Kidney Care Partners Pleased CMS Implements Expansion of Medicare Advantage Program, Concerned Other Changes Could Undermine Care Access for Patients with Kidney Failure
June 22, 2020
WASHINGTON, DC – Kidney Care Partners (KCP) – the nation’s leading kidney care multi-stakeholder coalition representing patient advocates, physician organizations, health professional groups, dialysis providers, researchers, and manufacturers – sent a letter to Department of Health and Human Services (HHS) Secretary, Alex Azar and Centers for Medicare & Medicaid Services (CMS) Administrator Seema Verma applauding CMS for implementing the statutory provisions that provide access to Medicare Advantage plans to Medicare beneficiaries who qualify for Medicare because of kidney failure. In addition, the letter expresses concern with the recent CMS Medicare Advantage Program Final Rule that could result in these patients having less access than Congress intended.
Demonstrating rare bipartisanship, policymakers have made significant changes toward expanding the Medicare Advantage (MA) program to include beneficiaries who qualify for Medicare because of kidney failure. In the letter, KCP states:
For many of these patients, selecting an MA plan means that they will have access to care coordination programs, transportation to appointments, expanded mental health care and dental coverage (which is essential for patients seeking to be accepted on a transplant waitlist), as well as other services. Traditional Medicare rules do not allow such services to be provided or restrict them so that they are not as effective. Patients recognize, as we know this Administration does, that care coordination services for patients living with chronic conditions can lead to better patient outcomes and improved quality of life. It is important that patients, regardless of their disease status, have the ability to select the plan that will support them in meeting their health care goals.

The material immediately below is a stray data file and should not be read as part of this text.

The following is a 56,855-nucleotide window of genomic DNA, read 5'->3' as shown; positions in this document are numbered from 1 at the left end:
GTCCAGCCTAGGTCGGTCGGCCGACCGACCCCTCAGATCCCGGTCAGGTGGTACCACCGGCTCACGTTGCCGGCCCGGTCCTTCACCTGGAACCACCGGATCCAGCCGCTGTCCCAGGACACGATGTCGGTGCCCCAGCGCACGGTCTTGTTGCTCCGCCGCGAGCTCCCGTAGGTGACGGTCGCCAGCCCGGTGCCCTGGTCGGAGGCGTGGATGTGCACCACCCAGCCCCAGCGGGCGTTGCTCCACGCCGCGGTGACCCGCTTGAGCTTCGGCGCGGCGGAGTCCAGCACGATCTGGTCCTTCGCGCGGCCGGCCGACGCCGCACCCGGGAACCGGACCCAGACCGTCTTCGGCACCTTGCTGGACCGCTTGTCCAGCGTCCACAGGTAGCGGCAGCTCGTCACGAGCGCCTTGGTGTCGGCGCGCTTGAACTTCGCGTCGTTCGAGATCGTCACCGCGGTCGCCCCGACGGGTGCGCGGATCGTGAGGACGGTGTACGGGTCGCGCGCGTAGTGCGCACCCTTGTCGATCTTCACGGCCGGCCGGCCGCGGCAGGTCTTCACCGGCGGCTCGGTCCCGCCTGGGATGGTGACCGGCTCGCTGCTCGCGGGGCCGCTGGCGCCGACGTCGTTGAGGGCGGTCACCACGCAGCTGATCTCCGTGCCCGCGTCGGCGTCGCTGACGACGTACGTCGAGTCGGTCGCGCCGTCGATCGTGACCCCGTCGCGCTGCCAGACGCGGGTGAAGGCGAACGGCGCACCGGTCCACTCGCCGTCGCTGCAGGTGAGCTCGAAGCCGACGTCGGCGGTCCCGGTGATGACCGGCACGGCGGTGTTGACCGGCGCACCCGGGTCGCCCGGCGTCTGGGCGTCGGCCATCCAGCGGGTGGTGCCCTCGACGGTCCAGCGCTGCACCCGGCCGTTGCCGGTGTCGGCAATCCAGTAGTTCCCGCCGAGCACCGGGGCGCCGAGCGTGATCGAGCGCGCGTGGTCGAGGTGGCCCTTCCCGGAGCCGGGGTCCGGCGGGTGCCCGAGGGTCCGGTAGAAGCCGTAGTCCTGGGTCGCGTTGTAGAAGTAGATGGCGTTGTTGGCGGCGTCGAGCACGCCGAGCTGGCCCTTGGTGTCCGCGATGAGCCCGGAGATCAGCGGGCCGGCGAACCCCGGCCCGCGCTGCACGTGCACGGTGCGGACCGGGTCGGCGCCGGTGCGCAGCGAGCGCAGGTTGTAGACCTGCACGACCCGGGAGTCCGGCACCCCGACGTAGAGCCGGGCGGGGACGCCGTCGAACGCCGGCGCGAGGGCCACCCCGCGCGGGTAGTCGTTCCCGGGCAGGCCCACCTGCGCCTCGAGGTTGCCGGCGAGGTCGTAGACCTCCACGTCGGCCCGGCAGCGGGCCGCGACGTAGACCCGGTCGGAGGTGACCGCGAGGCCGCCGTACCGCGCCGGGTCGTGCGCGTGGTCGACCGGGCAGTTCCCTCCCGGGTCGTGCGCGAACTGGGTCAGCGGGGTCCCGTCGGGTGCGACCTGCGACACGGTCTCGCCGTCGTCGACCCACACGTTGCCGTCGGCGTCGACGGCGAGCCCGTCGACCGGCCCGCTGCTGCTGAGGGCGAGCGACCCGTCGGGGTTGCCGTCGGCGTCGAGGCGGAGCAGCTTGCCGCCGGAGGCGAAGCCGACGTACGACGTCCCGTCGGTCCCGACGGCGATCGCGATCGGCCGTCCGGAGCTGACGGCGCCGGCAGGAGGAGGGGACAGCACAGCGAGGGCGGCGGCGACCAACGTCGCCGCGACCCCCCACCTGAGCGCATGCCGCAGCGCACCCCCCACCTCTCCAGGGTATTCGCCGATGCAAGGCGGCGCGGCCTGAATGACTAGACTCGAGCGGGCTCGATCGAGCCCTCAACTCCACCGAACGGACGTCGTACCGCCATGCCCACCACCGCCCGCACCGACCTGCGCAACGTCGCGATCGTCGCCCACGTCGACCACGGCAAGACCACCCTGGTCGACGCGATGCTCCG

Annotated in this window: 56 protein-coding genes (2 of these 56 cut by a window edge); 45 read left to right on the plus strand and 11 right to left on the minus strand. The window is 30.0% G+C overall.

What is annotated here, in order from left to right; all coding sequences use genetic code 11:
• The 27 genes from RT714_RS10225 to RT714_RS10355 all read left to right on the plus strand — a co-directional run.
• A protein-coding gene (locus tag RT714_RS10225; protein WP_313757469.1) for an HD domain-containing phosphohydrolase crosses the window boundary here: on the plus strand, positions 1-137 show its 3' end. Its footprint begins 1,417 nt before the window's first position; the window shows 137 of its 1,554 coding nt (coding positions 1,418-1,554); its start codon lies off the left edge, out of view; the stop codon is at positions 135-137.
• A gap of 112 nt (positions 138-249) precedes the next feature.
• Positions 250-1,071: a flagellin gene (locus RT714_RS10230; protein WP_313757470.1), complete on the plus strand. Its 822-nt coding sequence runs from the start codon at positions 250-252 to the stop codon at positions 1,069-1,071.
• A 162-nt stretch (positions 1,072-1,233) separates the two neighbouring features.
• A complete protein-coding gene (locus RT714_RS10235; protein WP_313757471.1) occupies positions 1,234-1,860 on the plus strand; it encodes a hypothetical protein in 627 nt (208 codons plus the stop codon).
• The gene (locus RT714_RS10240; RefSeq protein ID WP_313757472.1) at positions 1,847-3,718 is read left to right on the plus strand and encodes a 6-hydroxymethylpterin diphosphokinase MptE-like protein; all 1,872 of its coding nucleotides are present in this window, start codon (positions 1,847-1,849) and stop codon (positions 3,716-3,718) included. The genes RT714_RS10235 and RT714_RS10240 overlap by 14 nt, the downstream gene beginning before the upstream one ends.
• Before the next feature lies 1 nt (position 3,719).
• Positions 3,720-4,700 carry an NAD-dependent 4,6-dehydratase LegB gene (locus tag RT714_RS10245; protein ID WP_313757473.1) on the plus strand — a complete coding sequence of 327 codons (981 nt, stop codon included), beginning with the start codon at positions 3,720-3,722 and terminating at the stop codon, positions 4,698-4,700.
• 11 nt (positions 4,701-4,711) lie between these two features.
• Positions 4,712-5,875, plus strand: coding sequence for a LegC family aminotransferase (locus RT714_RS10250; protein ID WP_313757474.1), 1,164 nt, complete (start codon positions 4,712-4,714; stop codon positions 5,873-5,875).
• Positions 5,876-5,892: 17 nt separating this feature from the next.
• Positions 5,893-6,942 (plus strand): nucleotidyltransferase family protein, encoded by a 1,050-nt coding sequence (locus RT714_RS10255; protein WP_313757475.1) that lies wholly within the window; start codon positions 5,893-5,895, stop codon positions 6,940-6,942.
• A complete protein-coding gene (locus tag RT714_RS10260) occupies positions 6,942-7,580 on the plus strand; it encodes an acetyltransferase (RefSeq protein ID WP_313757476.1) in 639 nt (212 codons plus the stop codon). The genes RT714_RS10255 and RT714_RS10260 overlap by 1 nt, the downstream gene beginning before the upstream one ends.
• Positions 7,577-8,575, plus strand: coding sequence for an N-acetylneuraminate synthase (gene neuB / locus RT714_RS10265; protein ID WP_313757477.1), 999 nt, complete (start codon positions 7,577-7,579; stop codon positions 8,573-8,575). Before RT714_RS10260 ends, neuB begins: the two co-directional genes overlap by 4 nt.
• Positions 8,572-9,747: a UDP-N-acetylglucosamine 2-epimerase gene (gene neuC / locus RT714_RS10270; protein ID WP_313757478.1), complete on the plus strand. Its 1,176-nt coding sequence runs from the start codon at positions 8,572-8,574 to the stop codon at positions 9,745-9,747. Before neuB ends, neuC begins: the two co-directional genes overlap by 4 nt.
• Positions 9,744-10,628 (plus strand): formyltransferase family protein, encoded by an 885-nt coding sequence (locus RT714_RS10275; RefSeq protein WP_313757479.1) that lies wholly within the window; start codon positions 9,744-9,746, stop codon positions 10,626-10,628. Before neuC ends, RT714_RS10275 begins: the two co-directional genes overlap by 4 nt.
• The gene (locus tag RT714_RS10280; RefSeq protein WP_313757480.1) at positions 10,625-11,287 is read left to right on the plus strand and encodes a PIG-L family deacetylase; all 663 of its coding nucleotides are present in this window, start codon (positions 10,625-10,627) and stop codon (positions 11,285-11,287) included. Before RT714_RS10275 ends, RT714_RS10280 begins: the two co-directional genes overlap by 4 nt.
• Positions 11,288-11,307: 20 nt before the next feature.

Yet, the Final Rule implementing this new policy includes a decision to remove outpatient dialysis facilities from the list of facility specialty types to whom the network adequacy standards apply. KCP members are concerned that this policy could likely result in a lack of choice of treatment modalities for beneficiaries needing dialysis.
The letter also noted:
Under the policies in the final rule, plans could attest to having an adequate dialysis provider network by relying upon home dialysis only (which would not be clinically appropriate as described below) or hospital-based facilities (which might not have the capacity). By removing the minimum facility number requirement, CMS could create an opportunity for MA plans not to include any outpatient dialysis facilities…[T]he finalized policy eliminating outpatient dialysis organizations from the network adequacy requirements could limit a beneficiary’s ability to make a “genuine choice” of enrolling in an MA plan. It is not enough to have a plan attest to having access to an outpatient dialysis facility, there must be credible enforcement mechanisms that beneficiaries can trust to protect their access to necessary care.
Also highlighted are the unintended consequences of removing outpatient dialysis facilities from the network adequacy standards, which include potential financial and administrative barriers that could disincentivize dialysis patients from choosing MA plans by:
- Increasing costs for home and in-center dialysis patients;
- Reducing access to care coordination services that could promote kidney transplants;
- Limiting access for in-center hemodialysis patients; and
- Restricting access to those who cannot afford out-of-network rates.
Patient advocate groups have also expressed concern with the final rule after years of supporting increased choice and access to Medicare Advantage for Americans with ESRD. Lori Hartwell, Founder of the Renal Support Network, noted, “On behalf of myself and others living with chronic kidney disease, I’m disappointed CMS has failed to honor Congressional intent and instead has finalized a policy that forces patients to make a blind choice – not knowing whether or not they will be able to continue their care with the same trusted doctors and clinicians they’ve counted on for years. The kidney care community has long hoped for both newly diagnosed and existing ESRD patients to have access to coordination and care that MA offers, but that’s clearly not the case with this final rule. This rule will harm us.”
“The kidney care community believes it is important that patients, regardless of their disease status, have the ability to select the MA plan that will support them in meeting their individual health care goals, and recognizes, as the Administration does, that care coordination services can lead to better patient outcomes and improved quality of life,” concluded John P. Butler, Chair of KCP. “Unless CMS corrects this policy so outpatient dialysis facilities are reinstated on the list of specialty providers as part of the network adequacy requirements, patients who do not see an outpatient dialysis facility as listed as being in-network may not select MA plans. As a result, the care advantages these plans offer will remain off-limits to the very patients who could most benefit from them.”
The full letter from KCP is available here.